This is a fairly common belief among those on the Left of the Labour Party, but what is paradoxical about Cruddas is that he sounds far more like someone from the Labour Party from before the 1960s, when the Christian socialist party was submerged by deconstructionists, Marxists and multiculturalists.

He says the “biggest calamity” facing society is “the relentless disintegration of the family and the profoundly dangerous consequential element of a lack of male role models”. And why not, he asks?

“I’m interested in a modern nationhood, I’m interested in preserving the family, and the interface between faith and politics. That might not seem the natural preserve of the Labour Party, but historically it always has been. What interests me is why it isn’t any more, because it’s rich within our history.”

I mention how I recently met a fairly important Blairite who had never heard of Cardinal Manning. Cruddas gets animated.
“A few miles down the road there was a dock strike in 1899. The Catholic Church was front and centre in the lead, built around the notion of the dignity of human labour, reciprocity and solidarity. Now we’ve lost that because we’ve lost our identity, lost what we’re about.”

He blames “certain forms of Fabianism” for taking the Labour movement away from that noble vision. “They thought that unless they raised the birth rate they might hand the country over to the Irish and the Jews.

“The Labour Party once had strong links with the Catholic Church, as the haven of migrants. Labour used to be civic and religious, now it’s secular and statist.

“We’ve always had that pluralism, and it’s a vehicle to reconcile those elements. It cannot be a preserve of a metropolitan liberal elite.”
There are also added issues in that we’re entering potential hard times with welfare about to be reformed. Cruddas describes Iain Duncan Smith, in charge of welfare reform, as “a good man” and says he respects where he’s coming from, “but you have to see the colour of the money”.

“On the one hand you can say welfare is a sin. On the other, people with profound mental health issues and life-threatening diseases are being pushed off incapacity benefit on to Jobseeker’s Allowance. That’s the collatoral damage. I think people have an obligation to work. But I don’t want ‘the Big Society’ to be used to hide these profound social changes, taking £18 billion of welfare cuts.”

Funnily enough, Cruddas is one of very few politicians on either side of the house who likes David Cameron’s big, and so far largely unsold, idea. “Fraternity, duty, obligation, I like those things, and it’s clever for the Tories to do that. The question is what it obscures. Is it just cover for the dismantling of services?”

The Big Society is based around a Victorian concept of civic mindedness, of the “little platoons” rebuilding the social fabric undone in four decades, and of volunteering. What most politicians will not admit is that such a theme is dependent on religious groups, many of whom might hold views at odds with the social liberal norm.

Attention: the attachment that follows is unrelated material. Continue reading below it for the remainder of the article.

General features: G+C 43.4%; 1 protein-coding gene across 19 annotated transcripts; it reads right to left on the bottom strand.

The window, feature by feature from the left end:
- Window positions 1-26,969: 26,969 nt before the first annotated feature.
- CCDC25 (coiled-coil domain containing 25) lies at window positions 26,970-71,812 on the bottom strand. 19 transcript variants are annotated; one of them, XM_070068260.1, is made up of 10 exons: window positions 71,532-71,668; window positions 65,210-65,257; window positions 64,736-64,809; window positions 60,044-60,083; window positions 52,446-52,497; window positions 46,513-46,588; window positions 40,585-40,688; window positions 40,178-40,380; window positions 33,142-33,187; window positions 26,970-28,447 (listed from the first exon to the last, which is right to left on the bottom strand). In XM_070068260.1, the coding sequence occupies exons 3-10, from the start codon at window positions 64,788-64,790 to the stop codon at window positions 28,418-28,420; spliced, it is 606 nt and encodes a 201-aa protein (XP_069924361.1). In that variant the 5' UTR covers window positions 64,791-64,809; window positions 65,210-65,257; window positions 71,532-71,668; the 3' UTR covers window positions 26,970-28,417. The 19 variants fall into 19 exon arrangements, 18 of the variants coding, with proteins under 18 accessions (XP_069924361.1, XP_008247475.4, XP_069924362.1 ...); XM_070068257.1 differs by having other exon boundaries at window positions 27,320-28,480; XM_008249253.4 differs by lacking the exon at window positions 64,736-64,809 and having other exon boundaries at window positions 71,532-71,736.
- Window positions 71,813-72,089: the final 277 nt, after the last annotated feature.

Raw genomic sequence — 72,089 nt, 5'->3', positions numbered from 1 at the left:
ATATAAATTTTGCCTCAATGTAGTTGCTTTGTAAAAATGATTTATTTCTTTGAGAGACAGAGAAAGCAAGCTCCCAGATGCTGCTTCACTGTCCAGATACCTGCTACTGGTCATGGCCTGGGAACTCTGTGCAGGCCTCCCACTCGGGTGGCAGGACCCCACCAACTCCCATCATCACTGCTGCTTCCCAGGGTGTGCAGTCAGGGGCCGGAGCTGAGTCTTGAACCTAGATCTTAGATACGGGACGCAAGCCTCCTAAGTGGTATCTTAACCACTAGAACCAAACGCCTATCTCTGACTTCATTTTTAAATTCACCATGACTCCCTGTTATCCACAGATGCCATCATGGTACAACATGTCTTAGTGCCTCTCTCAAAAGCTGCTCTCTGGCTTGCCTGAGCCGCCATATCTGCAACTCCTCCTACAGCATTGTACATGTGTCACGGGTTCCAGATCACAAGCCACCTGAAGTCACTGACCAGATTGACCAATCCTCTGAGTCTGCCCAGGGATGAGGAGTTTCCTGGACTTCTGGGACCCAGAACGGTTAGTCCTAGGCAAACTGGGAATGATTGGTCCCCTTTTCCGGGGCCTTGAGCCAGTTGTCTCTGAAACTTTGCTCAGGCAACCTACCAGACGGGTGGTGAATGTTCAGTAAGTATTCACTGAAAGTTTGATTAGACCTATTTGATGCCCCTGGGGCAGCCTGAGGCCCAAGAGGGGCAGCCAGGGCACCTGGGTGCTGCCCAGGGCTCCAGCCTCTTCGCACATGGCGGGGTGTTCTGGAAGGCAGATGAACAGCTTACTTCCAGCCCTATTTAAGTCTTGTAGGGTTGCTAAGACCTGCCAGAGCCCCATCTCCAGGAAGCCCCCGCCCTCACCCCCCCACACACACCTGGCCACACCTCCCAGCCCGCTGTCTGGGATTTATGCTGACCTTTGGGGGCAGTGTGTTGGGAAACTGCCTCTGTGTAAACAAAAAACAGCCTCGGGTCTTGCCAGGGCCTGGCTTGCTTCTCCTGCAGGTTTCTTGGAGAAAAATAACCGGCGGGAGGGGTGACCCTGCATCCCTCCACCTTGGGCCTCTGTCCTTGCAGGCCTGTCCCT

“Absolutely,” he says, “the most interesting movements in London are faith-based.” Among those he supports are London Citizens, which campaigns against what used to be called “usury”. For reasons I cannot understand, few politicians seem to be interested in this obvious social evil, arguably as destructive as gambling or drug abuse, few politicians except Cruddas.

“The way they target these products at the working poor, the people who are really struggling, is wrong. These compound interest rates are wrong. It’s very dangerous, a form of modern gangsterism. Why can’t you re-moralise the economy?”

London Citizens is led by an academic Cruddas describes as “the most interesting man around Labour”, Maurice Glassman: “He has a whole model of Labour going wrong and why it got wrong, because it lost its anchorage in faith-based traditions, and lost its sense of duty and reciprocity.”

He also praises the Christian Socialist Movement for re-Christianising the party.

But what about his voting record on abortion, which is decidely un-Catholic? He says he did not support previous amendments because “they were tagged on for political purposes” and he argues that it “should be safe, legal and rare”, which will not please many Catholics.

“I don’t like abortion, I don’t know anyone who does. The fear is if you dramatically change it you lead it to the back door.”

New Labour and the Church fell out spectacularly not just over abortion, but also Iraq, the adoption agencies and plans to dilute church schools. That latter plan, by Cruddas’s colleague Alan Johnson, was slapped down by Archbishop Vincent Nichols. Despite various differences Cruddas welcomes the new leader of the English Church. “I met him and like him. I think he’s going to be a tough political operator, which I welcome. I want him on the park in these debates.”